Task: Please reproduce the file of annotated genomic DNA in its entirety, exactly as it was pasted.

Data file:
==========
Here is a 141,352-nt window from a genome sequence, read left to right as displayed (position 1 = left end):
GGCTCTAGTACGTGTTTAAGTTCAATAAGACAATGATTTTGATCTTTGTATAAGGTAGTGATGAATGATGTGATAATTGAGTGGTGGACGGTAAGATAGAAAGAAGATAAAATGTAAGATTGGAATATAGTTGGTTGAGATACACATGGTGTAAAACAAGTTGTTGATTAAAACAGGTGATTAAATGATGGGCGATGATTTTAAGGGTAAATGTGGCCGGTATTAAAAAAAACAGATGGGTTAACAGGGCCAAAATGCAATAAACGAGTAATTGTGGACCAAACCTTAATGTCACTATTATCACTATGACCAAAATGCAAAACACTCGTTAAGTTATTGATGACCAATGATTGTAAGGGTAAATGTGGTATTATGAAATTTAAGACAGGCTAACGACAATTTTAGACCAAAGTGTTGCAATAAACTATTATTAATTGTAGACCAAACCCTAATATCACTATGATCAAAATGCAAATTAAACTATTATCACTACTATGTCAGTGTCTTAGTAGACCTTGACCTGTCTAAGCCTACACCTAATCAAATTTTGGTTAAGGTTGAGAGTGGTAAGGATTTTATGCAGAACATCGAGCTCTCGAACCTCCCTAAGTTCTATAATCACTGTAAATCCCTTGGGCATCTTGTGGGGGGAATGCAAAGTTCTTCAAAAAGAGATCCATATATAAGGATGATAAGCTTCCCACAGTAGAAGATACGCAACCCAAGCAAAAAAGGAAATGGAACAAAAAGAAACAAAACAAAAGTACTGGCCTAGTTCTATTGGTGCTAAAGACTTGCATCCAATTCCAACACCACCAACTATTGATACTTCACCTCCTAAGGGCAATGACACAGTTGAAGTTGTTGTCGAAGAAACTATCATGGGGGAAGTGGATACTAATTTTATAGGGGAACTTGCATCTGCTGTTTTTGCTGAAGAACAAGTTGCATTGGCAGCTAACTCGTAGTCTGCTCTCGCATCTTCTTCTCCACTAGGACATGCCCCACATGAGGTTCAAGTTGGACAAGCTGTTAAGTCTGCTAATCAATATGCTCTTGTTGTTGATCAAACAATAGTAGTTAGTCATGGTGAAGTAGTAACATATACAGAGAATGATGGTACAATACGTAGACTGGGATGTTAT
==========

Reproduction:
Here is a 141,352-nt window from a genome sequence, read left to right as displayed (position 1 = left end):
GGCTCTAGTACGTGTTTAAGTTCAATAAGACAATGATTTTGATCTTTGTATAAGGTAGTGATGAATGATGTGATAATTGAGTGGTGGACGGTAAGATAGAAAGAAGATAAAATGTAAGATTGGAATATAGTTGGTTGAGATACACATGGTGTAAAACAAGTTGTTGATTAAAACAGGTGATTAAATGATGGGCGATGATTTTAAGGGTAAATGTGGCCGGTATTAAAAAAAACAGATGGGTTAACAGGGCCAAAATGCAATAAACGAGTAATTGTGGACCAAACCTTAATGTCACTATTATCACTATGACCAAAATGCAAAACACTCGTTAAGTTATTGATGACCAATGATTGTAAGGGTAAATGTGGTATTATGAAATTTAAGACAGGCTAACGACAATTTTAGACCAAAGTGTTGCAATAAACTATTATTAATTGTAGACCAAACCCTAATATCACTATGATCAAAATGCAAATTAAACTATTATCACTACTATGTCAGTGTCTTAGTAGACCTTGACCTGTCTAAGCCTACACCTAATCAAATTTTGGTTAAGGTTGAGAGTGGTAAGGATTTTATGCAGAACATCGAGCTCTCGAACCTCCCTAAGTTCTATAATCACTGTAAATCCCTTGGGCATCTTGTGGGGGGAATGCAAAGTTCTTCAAAAAGAGATCCATATATAAGGATGATAAGCTTCCCACAGTAGAAGATACGCAACCCAAGCAAAAAAGGAAATGGAACAAAAAGAAACAAAACAAAAGTACTGGCCTAGTTCTATTGGTGCTAAAGACTTGCATCCAATTCCAACACCACCAACTATTGATACTTCACCTCCTAAGGGCAATGACACAGTTGAAGTTGTTGTCGAAGAAACTATCATGGGGGAAGTGGATACTAATTTTATAGGGGAACTTGCATCTGCTGTTTTTGCTGAAGAACAAGTTGCATTGGCAGCTAACTCGTAGTCTGCTCTCGCATCTTCTTCTCCACTAGGACATGCCCCACATGAGGTTCAAGTTGGACAAGCTGTTAAGTCTGCTAATCAATATGCTCTTGTTGTTGATCAAACAATAGTAGTTAGTCATGGTGAAGTAGTAACATATACAGAGAATGATGGTACAATACGTAGACTGGGATGTTAT